There are numerous standardisation efforts currently underway. The most notable being the QAF (Quality Assurance Framework), the Rocky Mountain Institute (RMI) Monitoring and Evaluation guide and the AMDA (African Minigrid Developers Association) data sharing initiative. Crucially, these are being driven by a variety of players with different incentives, from practitioners, to academics and multilateral donors. The QAF is a Sustainable Energy for All initiative and is part of a pan-African Green Mini-Grid Market Development Program supported by the UK Department for Foreign and International Development and the African Development Bank. The purpose of the framework is to unlock much needed investment, but there are many other benefits such as national government capacity building and policy guidance as well as support for a nascent local industry. Another key target is to build an operational foundation for the development of a results based financing (RBF) program. The RMI framework is funded by the German development organisation GIZ and was designed to track the performance of their Nigerian Energy Support Program. One of the key reasons for the formation of AMDA was to develop a mechanism for private microgrid developers to pool data in order to strengthen the case for microgrids. Their initiative is the manifestation of this. It is not hard to imagine how the incentives and notions of a ‘perfect framework’ might differ for all of these groups. The advantages to finding some sort of common ground however are also easy to understand, consider the benefits of the standard USB cable for example.
The Nairobi workshop was convened to discuss how the industry could take a step towards increased standardisation around monitoring, evaluation and data sharing without stifling innovation or adding unnecessary burden to already stretched microgrid developers. This provided an unprecedented opportunity to determine the ‘state of the sector’ and make sure the voices from all interest groups were represented. This last piece is key, because whilst each group has its own interests and incentives, any efforts towards standardisation are useless without broad consensus and buy-in.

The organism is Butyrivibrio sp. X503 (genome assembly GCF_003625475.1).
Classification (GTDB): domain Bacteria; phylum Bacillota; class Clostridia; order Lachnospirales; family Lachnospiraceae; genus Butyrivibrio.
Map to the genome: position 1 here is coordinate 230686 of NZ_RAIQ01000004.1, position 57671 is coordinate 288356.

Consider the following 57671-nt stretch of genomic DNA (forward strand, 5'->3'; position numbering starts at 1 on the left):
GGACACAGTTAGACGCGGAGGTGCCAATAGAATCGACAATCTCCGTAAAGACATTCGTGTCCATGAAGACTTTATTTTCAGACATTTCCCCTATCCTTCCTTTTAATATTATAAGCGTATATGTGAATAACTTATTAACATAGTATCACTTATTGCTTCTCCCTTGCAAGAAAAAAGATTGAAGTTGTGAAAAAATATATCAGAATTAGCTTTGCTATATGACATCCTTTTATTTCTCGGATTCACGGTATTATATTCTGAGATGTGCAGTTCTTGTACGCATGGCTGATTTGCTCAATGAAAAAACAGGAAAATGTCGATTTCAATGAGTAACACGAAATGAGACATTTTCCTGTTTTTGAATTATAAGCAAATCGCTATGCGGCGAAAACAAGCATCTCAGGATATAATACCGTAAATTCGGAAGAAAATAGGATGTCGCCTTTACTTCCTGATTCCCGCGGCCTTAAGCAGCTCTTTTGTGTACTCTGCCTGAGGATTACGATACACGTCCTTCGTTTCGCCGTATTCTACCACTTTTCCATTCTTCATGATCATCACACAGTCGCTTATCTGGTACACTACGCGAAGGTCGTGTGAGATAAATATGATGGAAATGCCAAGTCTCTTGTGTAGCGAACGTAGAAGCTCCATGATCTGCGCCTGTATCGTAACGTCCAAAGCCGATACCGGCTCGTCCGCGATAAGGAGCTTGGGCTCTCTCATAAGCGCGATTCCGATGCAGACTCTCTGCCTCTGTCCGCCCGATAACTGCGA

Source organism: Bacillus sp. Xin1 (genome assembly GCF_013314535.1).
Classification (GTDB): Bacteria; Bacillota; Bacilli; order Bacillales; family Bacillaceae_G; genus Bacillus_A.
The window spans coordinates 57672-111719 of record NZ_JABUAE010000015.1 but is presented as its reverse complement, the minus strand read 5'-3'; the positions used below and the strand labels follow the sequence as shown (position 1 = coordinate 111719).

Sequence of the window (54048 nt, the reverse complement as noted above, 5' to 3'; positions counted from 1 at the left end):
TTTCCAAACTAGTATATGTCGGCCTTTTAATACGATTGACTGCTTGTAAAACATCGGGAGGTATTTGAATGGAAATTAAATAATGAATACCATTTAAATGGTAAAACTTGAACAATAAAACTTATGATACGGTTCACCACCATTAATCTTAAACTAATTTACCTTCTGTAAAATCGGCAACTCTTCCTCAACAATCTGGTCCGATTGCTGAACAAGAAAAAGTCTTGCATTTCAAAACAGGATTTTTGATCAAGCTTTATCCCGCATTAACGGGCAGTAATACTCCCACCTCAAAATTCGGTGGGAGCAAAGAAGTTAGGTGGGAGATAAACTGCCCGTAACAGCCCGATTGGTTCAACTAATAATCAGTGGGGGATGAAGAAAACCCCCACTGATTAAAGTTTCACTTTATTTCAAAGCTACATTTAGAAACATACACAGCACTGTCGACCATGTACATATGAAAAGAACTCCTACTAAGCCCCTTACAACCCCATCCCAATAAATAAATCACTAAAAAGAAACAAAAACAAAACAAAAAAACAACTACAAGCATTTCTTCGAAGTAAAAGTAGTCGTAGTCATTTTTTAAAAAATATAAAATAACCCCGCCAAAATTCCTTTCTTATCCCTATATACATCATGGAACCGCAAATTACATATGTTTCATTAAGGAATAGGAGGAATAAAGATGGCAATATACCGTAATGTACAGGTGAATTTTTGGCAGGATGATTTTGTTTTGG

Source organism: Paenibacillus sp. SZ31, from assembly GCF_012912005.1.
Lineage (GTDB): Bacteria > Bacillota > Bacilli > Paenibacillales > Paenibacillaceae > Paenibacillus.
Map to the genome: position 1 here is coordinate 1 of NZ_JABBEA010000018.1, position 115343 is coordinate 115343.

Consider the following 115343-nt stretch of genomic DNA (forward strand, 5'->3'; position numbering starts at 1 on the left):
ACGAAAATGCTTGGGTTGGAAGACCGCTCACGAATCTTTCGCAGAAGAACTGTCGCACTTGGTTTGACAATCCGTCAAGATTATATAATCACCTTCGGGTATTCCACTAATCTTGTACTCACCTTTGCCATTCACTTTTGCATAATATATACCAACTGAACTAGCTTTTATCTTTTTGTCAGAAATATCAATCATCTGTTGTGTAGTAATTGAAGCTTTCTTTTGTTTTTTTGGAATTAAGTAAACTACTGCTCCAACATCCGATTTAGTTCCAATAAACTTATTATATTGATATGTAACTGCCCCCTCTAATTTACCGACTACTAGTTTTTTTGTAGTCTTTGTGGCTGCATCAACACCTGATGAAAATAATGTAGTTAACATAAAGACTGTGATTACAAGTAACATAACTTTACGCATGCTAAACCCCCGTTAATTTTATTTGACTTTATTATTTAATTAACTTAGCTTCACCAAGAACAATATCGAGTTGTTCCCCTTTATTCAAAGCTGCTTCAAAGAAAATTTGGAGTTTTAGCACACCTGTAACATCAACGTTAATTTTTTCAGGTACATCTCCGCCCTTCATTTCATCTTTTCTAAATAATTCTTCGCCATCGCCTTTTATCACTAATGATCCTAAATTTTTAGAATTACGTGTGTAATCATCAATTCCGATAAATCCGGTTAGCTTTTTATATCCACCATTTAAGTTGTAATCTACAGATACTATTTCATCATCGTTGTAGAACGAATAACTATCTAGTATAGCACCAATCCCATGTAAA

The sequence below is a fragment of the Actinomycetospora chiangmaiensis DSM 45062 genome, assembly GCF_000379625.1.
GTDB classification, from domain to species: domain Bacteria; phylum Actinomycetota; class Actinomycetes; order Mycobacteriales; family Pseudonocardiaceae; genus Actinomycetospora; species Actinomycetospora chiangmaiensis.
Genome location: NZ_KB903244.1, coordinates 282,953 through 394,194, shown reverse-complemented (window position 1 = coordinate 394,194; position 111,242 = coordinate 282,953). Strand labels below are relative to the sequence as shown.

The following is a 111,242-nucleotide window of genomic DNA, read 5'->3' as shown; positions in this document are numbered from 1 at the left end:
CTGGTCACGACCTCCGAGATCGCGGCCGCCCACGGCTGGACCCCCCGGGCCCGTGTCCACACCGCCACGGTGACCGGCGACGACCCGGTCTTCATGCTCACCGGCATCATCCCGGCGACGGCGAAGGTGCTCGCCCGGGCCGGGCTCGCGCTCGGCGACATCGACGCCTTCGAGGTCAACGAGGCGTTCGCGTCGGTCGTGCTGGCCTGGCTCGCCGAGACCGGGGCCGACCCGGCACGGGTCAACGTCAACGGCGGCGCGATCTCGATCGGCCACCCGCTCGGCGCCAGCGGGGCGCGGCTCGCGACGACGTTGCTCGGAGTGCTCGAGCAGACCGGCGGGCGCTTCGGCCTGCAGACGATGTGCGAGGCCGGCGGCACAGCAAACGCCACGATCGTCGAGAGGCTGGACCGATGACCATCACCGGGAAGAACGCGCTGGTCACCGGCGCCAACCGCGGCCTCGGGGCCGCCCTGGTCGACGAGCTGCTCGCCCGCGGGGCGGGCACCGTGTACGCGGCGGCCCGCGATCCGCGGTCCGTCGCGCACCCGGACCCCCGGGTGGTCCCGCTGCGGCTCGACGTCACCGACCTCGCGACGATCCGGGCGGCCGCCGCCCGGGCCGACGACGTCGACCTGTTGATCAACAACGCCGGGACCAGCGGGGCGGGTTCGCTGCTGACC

There were two major outputs from this exercise. The first was the definition of three distinct classes of data; financial, technical and socioeconomic impact metrics. The second was the articulation of which of the metrics within these were both easy to report and non-contentious and which were the opposite. The clarification of the latter spawned the formation of a steering group to work towards agreed definitions and methods of calculation. The clear definition of the former provided what we were all hoping for; a foundation from which to build a widely accepted framework for standardised data sharing and M&E across the microgrid industry.
Apart from basic information such as the location and size of each microgrid, some of the agreed metrics include technical data such as details on the installed equipment and distribution infrastructure as well as financial metrics such as ARPU (average revenue per user) and detailed CAPEX and OPEX. Whilst there is an agreed upon standard for reporting these metrics which will allow ‘apples to apples comparison’ of projects, it is important to note that not all of this information will be available to the general public for obvious commercial reasons. Usefully, the emergence of the supplier agnostic online data platform Odyssey, allows the hosting and integration of many of these efforts within a secure and credible framework.
This is a huge step forward and already will be of value to almost all working on microgrids. Notable metrics put into the to-be-worked-upon box include how to determine service level (through measurements of outages and power quality) and the social impact metrics, which, despite being somewhat harder to pin down are fundamentally important metrics for many of those needing to justify how and why they are investing much needed money into the sector. This work will be published in more detail in an upcoming whitepaper.
Suffice to say that this is a clear indication of the maturation of an industry which is set to benefit lives in countless under-served communities, now and far into the future. Watch this space.
- At the upcoming African Utility Week and POWERGEN Africa in Cape Town from 14-16 May, Dr Duby will address the Energy Revolution Africa conference session on this long awaited breakthrough in the African micro grid industry.
All photographs provided by Dr Sam Duby, Africa Director, TFE Energy.